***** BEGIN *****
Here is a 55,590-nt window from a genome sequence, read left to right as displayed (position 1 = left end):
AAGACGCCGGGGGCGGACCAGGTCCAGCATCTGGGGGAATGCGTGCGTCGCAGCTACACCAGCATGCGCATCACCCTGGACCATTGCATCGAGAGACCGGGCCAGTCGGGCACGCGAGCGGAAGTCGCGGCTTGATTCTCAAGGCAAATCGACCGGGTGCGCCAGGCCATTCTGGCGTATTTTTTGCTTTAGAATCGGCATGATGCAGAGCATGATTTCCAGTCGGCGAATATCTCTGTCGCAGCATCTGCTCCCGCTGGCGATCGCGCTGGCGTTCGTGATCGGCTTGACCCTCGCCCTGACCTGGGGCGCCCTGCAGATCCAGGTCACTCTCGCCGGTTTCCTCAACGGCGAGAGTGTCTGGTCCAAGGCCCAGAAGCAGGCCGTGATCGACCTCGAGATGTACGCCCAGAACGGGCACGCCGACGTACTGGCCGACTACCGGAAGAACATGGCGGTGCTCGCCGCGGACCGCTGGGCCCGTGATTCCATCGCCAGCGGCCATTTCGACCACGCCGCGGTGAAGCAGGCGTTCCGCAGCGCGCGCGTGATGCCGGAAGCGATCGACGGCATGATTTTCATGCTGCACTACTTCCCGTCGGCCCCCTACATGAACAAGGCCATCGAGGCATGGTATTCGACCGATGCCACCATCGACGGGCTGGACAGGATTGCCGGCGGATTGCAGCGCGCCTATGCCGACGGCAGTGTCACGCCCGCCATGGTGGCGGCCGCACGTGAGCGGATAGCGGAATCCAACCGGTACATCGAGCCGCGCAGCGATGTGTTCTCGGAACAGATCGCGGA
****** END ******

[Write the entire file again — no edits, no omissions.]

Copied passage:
Here is a 55,590-nt window from a genome sequence, read left to right as displayed (position 1 = left end):
AAGACGCCGGGGGCGGACCAGGTCCAGCATCTGGGGGAATGCGTGCGTCGCAGCTACACCAGCATGCGCATCACCCTGGACCATTGCATCGAGAGACCGGGCCAGTCGGGCACGCGAGCGGAAGTCGCGGCTTGATTCTCAAGGCAAATCGACCGGGTGCGCCAGGCCATTCTGGCGTATTTTTTGCTTTAGAATCGGCATGATGCAGAGCATGATTTCCAGTCGGCGAATATCTCTGTCGCAGCATCTGCTCCCGCTGGCGATCGCGCTGGCGTTCGTGATCGGCTTGACCCTCGCCCTGACCTGGGGCGCCCTGCAGATCCAGGTCACTCTCGCCGGTTTCCTCAACGGCGAGAGTGTCTGGTCCAAGGCCCAGAAGCAGGCCGTGATCGACCTCGAGATGTACGCCCAGAACGGGCACGCCGACGTACTGGCCGACTACCGGAAGAACATGGCGGTGCTCGCCGCGGACCGCTGGGCCCGTGATTCCATCGCCAGCGGCCATTTCGACCACGCCGCGGTGAAGCAGGCGTTCCGCAGCGCGCGCGTGATGCCGGAAGCGATCGACGGCATGATTTTCATGCTGCACTACTTCCCGTCGGCCCCCTACATGAACAAGGCCATCGAGGCATGGTATTCGACCGATGCCACCATCGACGGGCTGGACAGGATTGCCGGCGGATTGCAGCGCGCCTATGCCGACGGCAGTGTCACGCCCGCCATGGTGGCGGCCGCACGTGAGCGGATAGCGGAATCCAACCGGTACATCGAGCCGCGCAGCGATGTGTTCTCGGAACAGATCGCGGA